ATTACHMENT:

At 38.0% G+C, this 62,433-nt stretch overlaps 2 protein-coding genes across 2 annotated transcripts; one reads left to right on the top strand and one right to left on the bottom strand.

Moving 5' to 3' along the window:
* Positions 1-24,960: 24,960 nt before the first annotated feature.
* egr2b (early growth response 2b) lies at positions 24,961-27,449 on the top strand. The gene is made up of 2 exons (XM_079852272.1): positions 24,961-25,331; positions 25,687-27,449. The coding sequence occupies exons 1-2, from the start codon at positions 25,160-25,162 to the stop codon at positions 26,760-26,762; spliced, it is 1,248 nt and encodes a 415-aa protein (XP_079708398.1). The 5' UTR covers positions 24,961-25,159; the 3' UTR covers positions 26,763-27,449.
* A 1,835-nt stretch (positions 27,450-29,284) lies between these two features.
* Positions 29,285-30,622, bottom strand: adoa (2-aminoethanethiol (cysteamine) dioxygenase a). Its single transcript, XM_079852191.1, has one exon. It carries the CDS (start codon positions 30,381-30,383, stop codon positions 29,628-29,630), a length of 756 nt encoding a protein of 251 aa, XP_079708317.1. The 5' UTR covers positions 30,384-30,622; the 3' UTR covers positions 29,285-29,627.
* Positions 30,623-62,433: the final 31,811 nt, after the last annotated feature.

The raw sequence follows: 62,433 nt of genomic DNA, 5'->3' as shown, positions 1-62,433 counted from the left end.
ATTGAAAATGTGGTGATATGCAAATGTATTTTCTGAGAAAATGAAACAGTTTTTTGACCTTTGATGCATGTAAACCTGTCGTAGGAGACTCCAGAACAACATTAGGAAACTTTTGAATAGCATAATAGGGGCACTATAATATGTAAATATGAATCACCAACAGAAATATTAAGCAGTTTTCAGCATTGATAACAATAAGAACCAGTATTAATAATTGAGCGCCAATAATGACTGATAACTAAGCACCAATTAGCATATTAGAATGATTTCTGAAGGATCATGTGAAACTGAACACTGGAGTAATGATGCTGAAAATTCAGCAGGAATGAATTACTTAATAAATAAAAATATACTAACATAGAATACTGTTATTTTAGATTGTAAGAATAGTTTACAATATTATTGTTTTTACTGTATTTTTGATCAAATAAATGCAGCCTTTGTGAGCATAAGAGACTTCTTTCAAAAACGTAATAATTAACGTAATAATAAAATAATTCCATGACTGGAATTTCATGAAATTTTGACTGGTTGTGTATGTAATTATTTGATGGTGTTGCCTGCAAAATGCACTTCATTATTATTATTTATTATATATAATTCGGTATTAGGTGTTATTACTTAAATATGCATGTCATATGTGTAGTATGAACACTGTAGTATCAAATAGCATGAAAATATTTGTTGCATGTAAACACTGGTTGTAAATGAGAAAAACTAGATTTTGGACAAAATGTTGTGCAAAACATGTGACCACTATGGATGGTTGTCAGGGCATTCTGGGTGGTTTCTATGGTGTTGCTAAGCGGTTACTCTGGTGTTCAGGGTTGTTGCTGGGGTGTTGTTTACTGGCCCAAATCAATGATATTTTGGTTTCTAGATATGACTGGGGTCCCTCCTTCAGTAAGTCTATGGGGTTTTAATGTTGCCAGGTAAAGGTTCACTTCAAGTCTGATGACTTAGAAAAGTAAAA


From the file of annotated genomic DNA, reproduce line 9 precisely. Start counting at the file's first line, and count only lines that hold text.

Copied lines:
ATTGAAAATGTGGTGATATGCAAATGTATTTTCTGAGAAAATGAAACAGTTTTTTGACCTTTGATGCATGTAAACCTGTCGTAGGAGACTCCAGAACAACATTAGGAAACTTTTGAATAGCATAATAGGGGCACTATAATATGTAAATATGAATCACCAACAGAAATATTAAGCAGTTTTCAGCATTGATAACAATAAGAACCAGTATTAATAATTGAGCGCCAATAATGACTGATAACTAAGCACCAATTAGCATATTAGAATGATTTCTGAAGGATCATGTGAAACTGAACACTGGAGTAATGATGCTGAAAATTCAGCAGGAATGAATTACTTAATAAATAAAAATATACTAACATAGAATACTGTTATTTTAGATTGTAAGAATAGTTTACAATATTATTGTTTTTACTGTATTTTTGATCAAATAAATGCAGCCTTTGTGAGCATAAGAGACTTCTTTCAAAAACGTAATAATTAACGTAATAATAAAATAATTCCATGACTGGAATTTCATGAAATTTTGACTGGTTGTGTATGTAATTATTTGATGGTGTTGCCTGCAAAATGCACTTCATTATTATTATTTATTATATATAATTCGGTATTAGGTGTTATTACTTAAATATGCATGTCATATGTGTAGTATGAACACTGTAGTATCAAATAGCATGAAAATATTTGTTGCATGTAAACACTGGTTGTAAATGAGAAAAACTAGATTTTGGACAAAATGTTGTGCAAAACATGTGACCACTATGGATGGTTGTCAGGGCATTCTGGGTGGTTTCTATGGTGTTGCTAAGCGGTTACTCTGGTGTTCAGGGTTGTTGCTGGGGTGTTGTTTACTGGCCCAAATCAATGATATTTTGGTTTCTAGATATGACTGGGGTCCCTCCTTCAGTAAGTCTATGGGGTTTTAATGTTGCCAGGTAAAGGTTCACTTCAAGTCTGATGACTTAGAAAAGTAAAA